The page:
It almost feels like a sin picking West Virginia 5th, considering they’ve been 3rd, 2nd, 2nd, 5th, hang on they’ve been 5th in the last four years it’s fine, we’re fine everybody. Bob Huggins’ recent run of success has been great fun to watch, and one of the inviolable laws of the Big 12 is that Huggins is going to play approximately 19 guys each season to push his pressure defense to its extremes and give at least two coaches PTSD in the process. Esa Ahmad and James ‘Beetle’ Bolden will hold down the perimeter while Sagaba Konate will block every shot within a country mile, so the defense will be its usual stellar self. Still, Huggins loses his adopted son Jevon Carter to the NBA as well as Daxter Miles, and as much as West Virginia is a team built upon coming at you with waves of players those two stood out in the pantheon of Mountaineers. Their contributions will be missed; Carter was so ridiculously good at defending guards and him being gone means the press gets broken a time or two more per game than it would last year. For a conference with this small a margin for error, that alone could swing a couple of games to the opponent. West Virginia recruited pretty well this year so maybe a freshman like Jordan McCabe comes in, replaces more of Carter’s production than I expect, and pushes West Virginia into the top third of the conference again. I’ve learned not to underestimate Bob Huggins, even at this late stage of his career.
Would you believe at one point I was considering Iowa State for second in this prediction? It speaks to the density of teams clustered between 2nd and 6th, the return of Lindell Wigginton, my general love for the Wide Right Natty Lite crew, and perhaps most importantly of all, the amount of tequila I’ve ingested in writing these things. I think I’m coming around on Steve Prohm, though it’s early enough that I reserve the right to whipsaw back to thinking he’s not going to be good enough for the Cyclones. I don’t know who I reserve that right with, is there some sort of internet rights-reserver for all random jackass opinions bloggers come up with over the course of a year? I should ask Skip Bayless, he seems to have a plethora of opinions that bear little to no relation to what he said in the previous months. I bet he has an email address I could use for this. Anyway, yes, I like Iowa State. I think Wigginton is a stud, I think Solomon Young and Nick Weiler-Babb will do well, and I’m sure Deonte Burton will oh nooooo he’s been gone for awhile. Welp, 6th it is.
Yea, so, I was a year off with my prognosis of Texas Tech struggling. Oops. To Chris Beard’s credit, last year’s Tech squad was firmly in the conference title hunt until Keenan Evans got hurt. That was one of the best Tech teams I’ve seen in the past couple of decades, and Beard appears to be recruiting well to keep the program from flatlining any time soon. Having said that, they do lose five seniors as well as Zhaire Smith at least a year earlier than they planned. Even with the freshmen they bring in as well as transfers like Tariq Owens and Matt Mooney, this feels like a transitional year for Chris Beard. Texas Tech could surprise, but with this many new parts and the loss of one-man band-aid Keenan Evans there is a good case to be made Tech is enough less effective on both ends of the floor that they spend most of conference play firmly on the NCAA tournament bubble.
This is a very interesting time in Norman. Since Lon Kruger led Oklahoma to the Final Four (where they lost by 44 points, #NeverForget) his record has been 29-34 with 9th and 8th place finishes in the Big 12. Last season he struck gold with Trae Young, but the rest of the team showed significant problem areas, and with Young gone to the NBA those problems have only multiplied. Kameron McGusty and Jordan Shepherd transferred out, and Kruger has had to get creative in the off-season. He has one(!) commitment in the freshman class (Jamal Bienemy) and three transfers in Kur Kuath, Aaron Calixte, & Miles Reynolds. They basically had one guy who could create and he’s now in the NBA, and the remaining players from last season seem like decent complementary players who need an all-world player who isn’t on the roster. Maybe Calixte can be a poor man’s Trae Young and cover some of this roster’s deficiencies, but there’s a good chance Oklahoma spends a third straight season in the bottom third of the conference. If this season goes as poorly as I fear it will, Kruger could be facing some heat a year from now. The Big 12 grants no reprieves for any coach, Hall of Fame-worthy or not.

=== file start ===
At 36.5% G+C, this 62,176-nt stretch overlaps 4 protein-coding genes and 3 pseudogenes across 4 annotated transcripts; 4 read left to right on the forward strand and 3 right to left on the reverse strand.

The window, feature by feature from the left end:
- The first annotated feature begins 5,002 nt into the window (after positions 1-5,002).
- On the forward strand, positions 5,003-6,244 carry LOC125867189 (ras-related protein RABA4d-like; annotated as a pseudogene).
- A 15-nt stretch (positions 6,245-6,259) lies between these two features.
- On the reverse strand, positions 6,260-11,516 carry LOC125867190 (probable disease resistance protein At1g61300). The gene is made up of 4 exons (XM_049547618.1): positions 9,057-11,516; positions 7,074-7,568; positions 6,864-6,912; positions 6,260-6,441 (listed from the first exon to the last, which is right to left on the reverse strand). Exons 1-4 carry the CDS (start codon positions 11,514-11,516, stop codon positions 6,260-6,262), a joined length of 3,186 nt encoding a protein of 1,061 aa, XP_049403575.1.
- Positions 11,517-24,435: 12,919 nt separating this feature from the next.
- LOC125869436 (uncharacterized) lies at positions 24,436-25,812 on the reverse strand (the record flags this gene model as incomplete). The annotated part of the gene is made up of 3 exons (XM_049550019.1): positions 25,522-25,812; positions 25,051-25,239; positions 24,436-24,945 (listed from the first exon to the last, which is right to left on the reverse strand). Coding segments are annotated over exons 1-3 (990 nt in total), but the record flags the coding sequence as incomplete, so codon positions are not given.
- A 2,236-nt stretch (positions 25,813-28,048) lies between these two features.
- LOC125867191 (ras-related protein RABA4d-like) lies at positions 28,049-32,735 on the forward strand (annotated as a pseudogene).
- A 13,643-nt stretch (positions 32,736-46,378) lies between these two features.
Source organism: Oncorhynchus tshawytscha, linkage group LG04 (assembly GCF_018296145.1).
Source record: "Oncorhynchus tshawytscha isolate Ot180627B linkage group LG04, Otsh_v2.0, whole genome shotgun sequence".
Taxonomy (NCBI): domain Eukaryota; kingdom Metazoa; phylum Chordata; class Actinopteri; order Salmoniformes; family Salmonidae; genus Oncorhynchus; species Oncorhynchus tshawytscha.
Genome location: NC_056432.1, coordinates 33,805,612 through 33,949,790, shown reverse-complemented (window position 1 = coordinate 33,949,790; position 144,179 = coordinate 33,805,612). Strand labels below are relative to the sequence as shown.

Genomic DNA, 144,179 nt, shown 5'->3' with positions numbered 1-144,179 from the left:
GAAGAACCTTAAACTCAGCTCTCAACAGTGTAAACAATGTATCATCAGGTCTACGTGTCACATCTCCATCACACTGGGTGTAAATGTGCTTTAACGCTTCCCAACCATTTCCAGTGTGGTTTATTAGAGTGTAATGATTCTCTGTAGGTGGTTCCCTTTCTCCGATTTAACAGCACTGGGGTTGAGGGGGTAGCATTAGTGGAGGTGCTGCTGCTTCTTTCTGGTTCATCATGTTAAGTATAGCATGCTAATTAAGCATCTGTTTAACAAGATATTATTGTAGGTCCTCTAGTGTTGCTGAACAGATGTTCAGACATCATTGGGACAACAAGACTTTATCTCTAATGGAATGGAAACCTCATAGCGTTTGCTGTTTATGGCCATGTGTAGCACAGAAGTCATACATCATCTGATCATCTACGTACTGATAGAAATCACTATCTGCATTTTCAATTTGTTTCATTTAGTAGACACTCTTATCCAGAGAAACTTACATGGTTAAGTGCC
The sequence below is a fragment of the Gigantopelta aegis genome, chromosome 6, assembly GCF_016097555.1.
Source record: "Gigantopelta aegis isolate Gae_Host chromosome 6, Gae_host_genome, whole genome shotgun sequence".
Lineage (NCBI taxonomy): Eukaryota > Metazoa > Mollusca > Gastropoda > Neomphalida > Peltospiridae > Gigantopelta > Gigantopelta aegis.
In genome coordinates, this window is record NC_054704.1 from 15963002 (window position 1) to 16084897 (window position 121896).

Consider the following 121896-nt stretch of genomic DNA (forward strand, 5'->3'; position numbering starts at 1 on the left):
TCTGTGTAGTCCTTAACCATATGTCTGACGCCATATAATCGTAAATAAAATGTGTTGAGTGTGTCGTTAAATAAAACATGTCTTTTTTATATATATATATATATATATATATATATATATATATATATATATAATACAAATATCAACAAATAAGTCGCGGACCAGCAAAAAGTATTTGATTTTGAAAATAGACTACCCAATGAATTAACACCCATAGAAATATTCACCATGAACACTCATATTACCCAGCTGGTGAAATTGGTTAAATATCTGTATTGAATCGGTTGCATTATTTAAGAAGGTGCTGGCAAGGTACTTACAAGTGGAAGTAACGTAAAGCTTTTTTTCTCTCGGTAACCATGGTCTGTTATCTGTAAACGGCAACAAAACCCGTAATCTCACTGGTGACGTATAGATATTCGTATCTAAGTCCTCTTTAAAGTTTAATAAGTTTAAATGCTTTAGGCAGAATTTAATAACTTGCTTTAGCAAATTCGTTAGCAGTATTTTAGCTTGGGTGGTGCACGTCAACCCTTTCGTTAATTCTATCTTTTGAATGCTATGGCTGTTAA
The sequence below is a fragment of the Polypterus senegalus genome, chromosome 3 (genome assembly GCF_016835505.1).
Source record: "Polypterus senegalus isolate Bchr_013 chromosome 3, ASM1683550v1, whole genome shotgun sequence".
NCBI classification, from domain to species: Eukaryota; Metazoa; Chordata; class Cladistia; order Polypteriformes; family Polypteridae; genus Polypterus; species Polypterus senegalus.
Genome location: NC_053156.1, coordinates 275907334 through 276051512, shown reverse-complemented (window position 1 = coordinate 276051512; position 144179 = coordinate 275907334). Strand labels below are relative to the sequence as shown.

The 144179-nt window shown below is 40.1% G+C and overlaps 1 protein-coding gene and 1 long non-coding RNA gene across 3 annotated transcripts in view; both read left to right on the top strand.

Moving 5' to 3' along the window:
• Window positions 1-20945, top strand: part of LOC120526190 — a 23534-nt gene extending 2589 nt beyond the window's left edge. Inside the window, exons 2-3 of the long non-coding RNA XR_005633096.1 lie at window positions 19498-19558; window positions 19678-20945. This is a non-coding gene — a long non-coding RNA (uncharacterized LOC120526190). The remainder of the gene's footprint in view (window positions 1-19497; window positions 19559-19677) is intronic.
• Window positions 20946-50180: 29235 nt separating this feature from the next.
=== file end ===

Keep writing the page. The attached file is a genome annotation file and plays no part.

It’s hard to put a bow on Oklahoma State’s season last year; on one hand they swept Kansas, beat West Virginia in Morgantown, and beat Texas Tech at home, on the other hand the rest of conference play went poorly enough they ended up as the 9-seed in the conference tournament. The team showed flashes of great play but were ultimately inconsistent in achieving that level of quality. As Mike Boynton continues to remake this program in his image, this year looks to be a tough one as they replace major contributors in Jeffrey Carroll, Kendall Smith, and Mitchell Solomon as well as the unexpected (to me) transfer of Brandon Averette. Lindy Waters and Thomas Dziagwa will be reliable options, but outside of them things start to get sketchy and Boynton isn’t yet recruiting at a level where they’re reloading. It gets even sketchier if Michael Weathers is unavailable due to his desire to pad his steals stats off-campus. Maybe they surprise a couple of teams this season and nudge their way into the middle of the conference, but I think that’s at least a year away.
I wrote the following in last year’s season preview: “Every year since the Big 12 went to its current group of ten teams, Baylor has finished between third and sixth in the conference standings. There’s no reason to think they’ll be much different this year...”
They finished sixth. Scott Drew is as consistent with his yearly results as he is with his haircut, both attempt to maximize results but aren’t quite able to hit their goals. This year seems to be the most likely year Drew will miss out on his reliably middle-of-the-pack finish though; losing Terry Mason, Jo Lual-Acuil, Manu Lecomte, and even Nuni Omot meant Baylor was probably going to take a step back, but losing Jake Lindsey for the season to hip surgery is a significant problem for a team already extremely reliant on transfers for a talent infusion. It’s possible Baylor leapfrogs Oklahoma and Oklahoma State, but a finish higher than 7th seems implausibly optimistic. I’m sure everyone is broken up thinking about a Baylor athletic program struggling, try to console yourselves as best you can. Maybe rent Magic Mike, I hear it’s fantastic.